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Relative making a wedding and Covid vaccine required
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amother




OP
 

Post Sun, Sep 12 2021, 8:12 pm
I am just really looking to see what everyone’s thoughts are. I know I am probably opening a whole can of worms but I am just curious.
I live in a place where most people are not so concerned about Covid. We don’t wear masks and we go to simchas.
My close relative lives in an area where Covid rules are very strict and they listen and follow what ever they are told to do.
They are planning to make a wedding for their son close by to me (they live a plane ride away).
They just informed me that the other side insists that everyone be double vaxxed and wear a mask and will need to show their vaxxed card in order to get in.
They have elderly grandparents who will be there. Who are vaxxed and will be wearing a mask.
So now my whole family won’t be able to go.
We had Covid and antibodies and our doctor said we don’t need to get vaxxed.
One of my kids got one shot but that is not good enough for them.
So my question is is the other side being unreasonable?
I told them I will stay out in the hall not go in and I will wear a mask. But that is not good enough.
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Motherhood




 
 
 
 

Post Sun, Sep 12 2021, 8:16 pm
To answer your question, yes, I think the other side is being unreasonable. Can you stay outside and call the family out to tell them mazel tov?
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amother




Amaranthus
 

Post Sun, Sep 12 2021, 8:16 pm
They're crazy but they're also entitled to make whatever dumb rules they want at their own party. But they're crazy. And they better not be offended if they have no guests.
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amother




Freesia
 

Post Sun, Sep 12 2021, 8:17 pm
Their wedding, their rules. Maybe they have other high-risk people attending. If you don't like the rules, don't go.
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amother




IndianRed
 

Post Sun, Sep 12 2021, 8:22 pm
I dont agree with their rules, but it is their wedding so they can make the rules. I would send a nice card or call to wish them Mazel tov, and not go to the wedding.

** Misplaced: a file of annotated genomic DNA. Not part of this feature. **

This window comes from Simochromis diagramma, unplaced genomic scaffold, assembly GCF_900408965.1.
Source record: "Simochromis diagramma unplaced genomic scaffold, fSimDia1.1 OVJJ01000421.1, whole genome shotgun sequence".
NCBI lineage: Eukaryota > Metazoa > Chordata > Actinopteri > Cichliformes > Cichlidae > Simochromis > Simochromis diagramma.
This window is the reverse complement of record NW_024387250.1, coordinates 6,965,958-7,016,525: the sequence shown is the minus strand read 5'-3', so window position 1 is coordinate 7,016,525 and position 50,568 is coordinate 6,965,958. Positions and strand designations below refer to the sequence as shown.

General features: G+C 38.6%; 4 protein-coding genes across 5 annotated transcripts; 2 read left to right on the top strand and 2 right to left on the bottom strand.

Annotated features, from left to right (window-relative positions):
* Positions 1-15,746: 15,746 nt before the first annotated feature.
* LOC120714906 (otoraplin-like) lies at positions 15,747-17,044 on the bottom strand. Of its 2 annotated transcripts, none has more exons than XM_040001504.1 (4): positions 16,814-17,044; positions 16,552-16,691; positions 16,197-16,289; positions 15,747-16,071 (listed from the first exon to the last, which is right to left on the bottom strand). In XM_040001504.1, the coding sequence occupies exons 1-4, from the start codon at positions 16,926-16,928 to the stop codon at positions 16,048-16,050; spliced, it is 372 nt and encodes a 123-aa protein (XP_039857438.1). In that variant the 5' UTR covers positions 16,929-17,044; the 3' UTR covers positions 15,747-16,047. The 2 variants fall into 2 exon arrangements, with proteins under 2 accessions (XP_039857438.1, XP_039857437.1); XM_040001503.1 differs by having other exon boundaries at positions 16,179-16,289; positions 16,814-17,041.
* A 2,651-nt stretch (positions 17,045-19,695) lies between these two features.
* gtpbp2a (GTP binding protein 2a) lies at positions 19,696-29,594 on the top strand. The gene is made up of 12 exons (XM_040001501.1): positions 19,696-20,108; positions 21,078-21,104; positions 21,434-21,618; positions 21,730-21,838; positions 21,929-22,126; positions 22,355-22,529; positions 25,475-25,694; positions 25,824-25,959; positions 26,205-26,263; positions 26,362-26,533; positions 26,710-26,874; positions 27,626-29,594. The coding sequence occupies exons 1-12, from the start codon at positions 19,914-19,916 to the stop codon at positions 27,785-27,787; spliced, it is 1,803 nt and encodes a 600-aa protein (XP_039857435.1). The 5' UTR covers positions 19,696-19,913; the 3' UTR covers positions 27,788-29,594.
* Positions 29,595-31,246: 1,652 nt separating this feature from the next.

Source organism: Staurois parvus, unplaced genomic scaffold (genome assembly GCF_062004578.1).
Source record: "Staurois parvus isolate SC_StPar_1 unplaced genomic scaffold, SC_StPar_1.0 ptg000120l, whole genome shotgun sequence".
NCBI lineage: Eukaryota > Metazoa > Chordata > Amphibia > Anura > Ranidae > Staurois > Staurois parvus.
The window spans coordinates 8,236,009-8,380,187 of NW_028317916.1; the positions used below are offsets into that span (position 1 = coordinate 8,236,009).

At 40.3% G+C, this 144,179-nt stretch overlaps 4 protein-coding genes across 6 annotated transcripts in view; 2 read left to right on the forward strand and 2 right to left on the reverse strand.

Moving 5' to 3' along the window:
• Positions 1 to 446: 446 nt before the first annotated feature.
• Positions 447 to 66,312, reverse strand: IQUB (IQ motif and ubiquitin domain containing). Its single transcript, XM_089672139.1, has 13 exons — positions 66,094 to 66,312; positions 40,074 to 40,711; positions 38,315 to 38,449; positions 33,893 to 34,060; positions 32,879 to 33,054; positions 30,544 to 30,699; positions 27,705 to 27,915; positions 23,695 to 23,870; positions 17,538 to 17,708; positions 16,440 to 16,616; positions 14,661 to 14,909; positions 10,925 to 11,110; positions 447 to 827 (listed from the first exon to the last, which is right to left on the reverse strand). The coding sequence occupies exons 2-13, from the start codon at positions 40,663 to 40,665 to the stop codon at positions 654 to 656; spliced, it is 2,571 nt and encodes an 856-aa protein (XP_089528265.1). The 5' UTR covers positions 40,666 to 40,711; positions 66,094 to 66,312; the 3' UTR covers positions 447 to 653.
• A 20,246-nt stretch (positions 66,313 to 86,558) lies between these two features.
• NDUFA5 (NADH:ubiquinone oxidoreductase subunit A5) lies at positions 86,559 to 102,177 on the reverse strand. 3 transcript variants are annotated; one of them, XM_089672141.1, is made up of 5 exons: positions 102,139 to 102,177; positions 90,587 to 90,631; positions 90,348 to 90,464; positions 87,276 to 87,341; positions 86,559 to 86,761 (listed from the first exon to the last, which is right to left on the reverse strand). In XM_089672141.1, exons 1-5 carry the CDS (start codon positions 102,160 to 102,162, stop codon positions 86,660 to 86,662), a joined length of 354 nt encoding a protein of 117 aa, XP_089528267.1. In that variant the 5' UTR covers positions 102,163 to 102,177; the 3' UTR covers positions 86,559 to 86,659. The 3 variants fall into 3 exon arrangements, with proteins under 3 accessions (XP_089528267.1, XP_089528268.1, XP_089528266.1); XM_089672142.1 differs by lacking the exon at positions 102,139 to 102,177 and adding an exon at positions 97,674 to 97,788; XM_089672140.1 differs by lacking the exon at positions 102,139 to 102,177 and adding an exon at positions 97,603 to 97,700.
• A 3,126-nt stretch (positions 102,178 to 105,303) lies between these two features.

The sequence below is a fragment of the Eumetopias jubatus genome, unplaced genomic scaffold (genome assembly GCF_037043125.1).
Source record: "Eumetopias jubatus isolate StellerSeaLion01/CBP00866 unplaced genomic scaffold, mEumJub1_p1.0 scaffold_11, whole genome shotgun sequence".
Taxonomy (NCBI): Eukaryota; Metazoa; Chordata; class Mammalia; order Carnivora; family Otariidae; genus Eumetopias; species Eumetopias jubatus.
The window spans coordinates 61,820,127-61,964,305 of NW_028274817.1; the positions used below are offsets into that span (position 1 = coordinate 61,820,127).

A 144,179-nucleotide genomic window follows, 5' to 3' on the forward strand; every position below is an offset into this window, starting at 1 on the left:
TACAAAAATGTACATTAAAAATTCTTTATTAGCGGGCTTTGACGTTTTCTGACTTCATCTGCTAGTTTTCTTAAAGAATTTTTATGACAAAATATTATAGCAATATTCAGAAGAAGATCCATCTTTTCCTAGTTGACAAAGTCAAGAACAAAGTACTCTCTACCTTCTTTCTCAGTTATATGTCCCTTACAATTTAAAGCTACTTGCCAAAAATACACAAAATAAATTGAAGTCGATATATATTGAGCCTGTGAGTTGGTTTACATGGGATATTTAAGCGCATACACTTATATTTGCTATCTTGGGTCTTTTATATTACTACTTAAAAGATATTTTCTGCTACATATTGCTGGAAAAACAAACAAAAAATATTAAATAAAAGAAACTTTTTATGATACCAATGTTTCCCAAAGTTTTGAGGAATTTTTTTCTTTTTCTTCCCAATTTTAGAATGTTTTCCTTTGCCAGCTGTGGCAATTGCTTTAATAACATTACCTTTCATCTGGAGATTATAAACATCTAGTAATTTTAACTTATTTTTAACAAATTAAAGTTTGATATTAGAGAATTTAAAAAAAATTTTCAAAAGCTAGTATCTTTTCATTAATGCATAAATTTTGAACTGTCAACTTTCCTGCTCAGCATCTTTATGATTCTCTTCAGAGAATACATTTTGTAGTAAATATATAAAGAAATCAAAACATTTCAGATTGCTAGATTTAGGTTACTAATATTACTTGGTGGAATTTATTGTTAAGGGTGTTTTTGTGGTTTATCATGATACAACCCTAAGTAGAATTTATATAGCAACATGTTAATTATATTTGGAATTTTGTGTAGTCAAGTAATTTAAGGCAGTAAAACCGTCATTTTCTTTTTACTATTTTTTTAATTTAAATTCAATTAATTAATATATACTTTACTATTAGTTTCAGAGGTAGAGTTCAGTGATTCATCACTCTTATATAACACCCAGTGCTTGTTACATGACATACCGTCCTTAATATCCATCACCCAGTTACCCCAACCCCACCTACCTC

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amother




Wheat
 

Post Sun, Sep 12 2021, 8:24 pm
It’s actually very simple. Their rules. Doesn’t matter if you agree or not. If you won’t get vaccinated send your regrets.
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amother




Currant
 

Post Sun, Sep 12 2021, 8:25 pm
I’m vaxxed and this would turn me off. I’m also an introvert and hate weddings thou so don’t go by me
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Goldie613




 
 
 
 

Post Sun, Sep 12 2021, 8:27 pm
Everyone is doing the best they can based on local rules, family member's medical concerns, etc.

I think your best bet is to see if they can set up zoom for out of town/non-vaccinated guests.

I know it's hard for you, but please realize it's hard for the ones making the simcha, too. Hopefully in a few years things won't be this way, but right now it is what it is and we all just have to get by.

Hug
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amother




Freesia
 

Post Sun, Sep 12 2021, 8:33 pm
amother [ Amaranthus ] wrote:
They're crazy but they're also entitled to make whatever dumb rules they want at their own party. But they're crazy. And they better not be offended if they have no guests.


These are pretty much the rules my shul had for the high holidays - if you wanted to sit inside, you have to be double vaxxed, show proof, and wear a mask. There's an outdoor option for anyone who can't do that. So maybe these rules are crazy in some places, but they certainly aren't everywhere.
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amother




Tomato
 

Post Sun, Sep 12 2021, 8:34 pm
We went to a wedding this summer where we had to either preregister with our vaccination cards or submit a recent covid test right before the event. I thought it was perfectly reasonable and it allowed the guests to feel comfortable.

Would testing before the wedding be an acceptable alternative to being vaccinated? Frankly, with the delta variant going around anyone who is cautious should not be relying on just the vaccine anyway and everyone should test beforehand.
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amother




Arcticblue
 

Post Sun, Sep 12 2021, 8:36 pm
They have chutzpah but it’s their Simcha and their obnoxious rules.
I’d stay home even if I’m vaccinated.
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amother




Peach
 

Post Sun, Sep 12 2021, 8:36 pm
amother [ OP ] wrote:
I am just really looking to see what everyone’s thoughts are. I know I am probably opening a whole can of worms but I am just curious.
I live in a place where most people are not so concerned about Covid. We don’t wear masks and we go to simchas.